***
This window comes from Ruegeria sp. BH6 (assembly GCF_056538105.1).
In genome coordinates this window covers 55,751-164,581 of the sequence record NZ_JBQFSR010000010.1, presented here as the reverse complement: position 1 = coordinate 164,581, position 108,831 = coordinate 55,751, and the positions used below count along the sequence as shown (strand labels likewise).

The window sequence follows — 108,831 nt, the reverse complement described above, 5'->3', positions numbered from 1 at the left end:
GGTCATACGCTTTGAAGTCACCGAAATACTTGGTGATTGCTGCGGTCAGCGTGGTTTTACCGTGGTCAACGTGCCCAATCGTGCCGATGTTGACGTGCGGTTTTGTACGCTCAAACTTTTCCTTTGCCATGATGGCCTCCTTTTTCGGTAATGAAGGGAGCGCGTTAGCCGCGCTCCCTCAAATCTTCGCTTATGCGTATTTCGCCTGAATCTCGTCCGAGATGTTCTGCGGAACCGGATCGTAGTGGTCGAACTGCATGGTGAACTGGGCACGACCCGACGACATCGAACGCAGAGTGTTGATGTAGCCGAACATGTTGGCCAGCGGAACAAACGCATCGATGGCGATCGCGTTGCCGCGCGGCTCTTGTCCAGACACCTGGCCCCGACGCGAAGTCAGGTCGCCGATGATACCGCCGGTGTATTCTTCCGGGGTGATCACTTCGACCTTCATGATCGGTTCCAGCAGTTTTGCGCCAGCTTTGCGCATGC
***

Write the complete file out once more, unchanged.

This window comes from Ruegeria sp. BH6 (assembly GCF_056538105.1).
In genome coordinates this window covers 55,751-164,581 of the sequence record NZ_JBQFSR010000010.1, presented here as the reverse complement: position 1 = coordinate 164,581, position 108,831 = coordinate 55,751, and the positions used below count along the sequence as shown (strand labels likewise).

The window sequence follows — 108,831 nt, the reverse complement described above, 5'->3', positions numbered from 1 at the left end:
GGTCATACGCTTTGAAGTCACCGAAATACTTGGTGATTGCTGCGGTCAGCGTGGTTTTACCGTGGTCAACGTGCCCAATCGTGCCGATGTTGACGTGCGGTTTTGTACGCTCAAACTTTTCCTTTGCCATGATGGCCTCCTTTTTCGGTAATGAAGGGAGCGCGTTAGCCGCGCTCCCTCAAATCTTCGCTTATGCGTATTTCGCCTGAATCTCGTCCGAGATGTTCTGCGGAACCGGATCGTAGTGGTCGAACTGCATGGTGAACTGGGCACGACCCGACGACATCGAACGCAGAGTGTTGATGTAGCCGAACATGTTGGCCAGCGGAACAAACGCATCGATGGCGATCGCGTTGCCGCGCGGCTCTTGTCCAGACACCTGGCCCCGACGCGAAGTCAGGTCGCCGATGATACCGCCGGTGTATTCTTCCGGGGTGATCACTTCGACCTTCATGATCGGTTCCAGCAGTTTTGCGCCAGCTTTGCGCATGC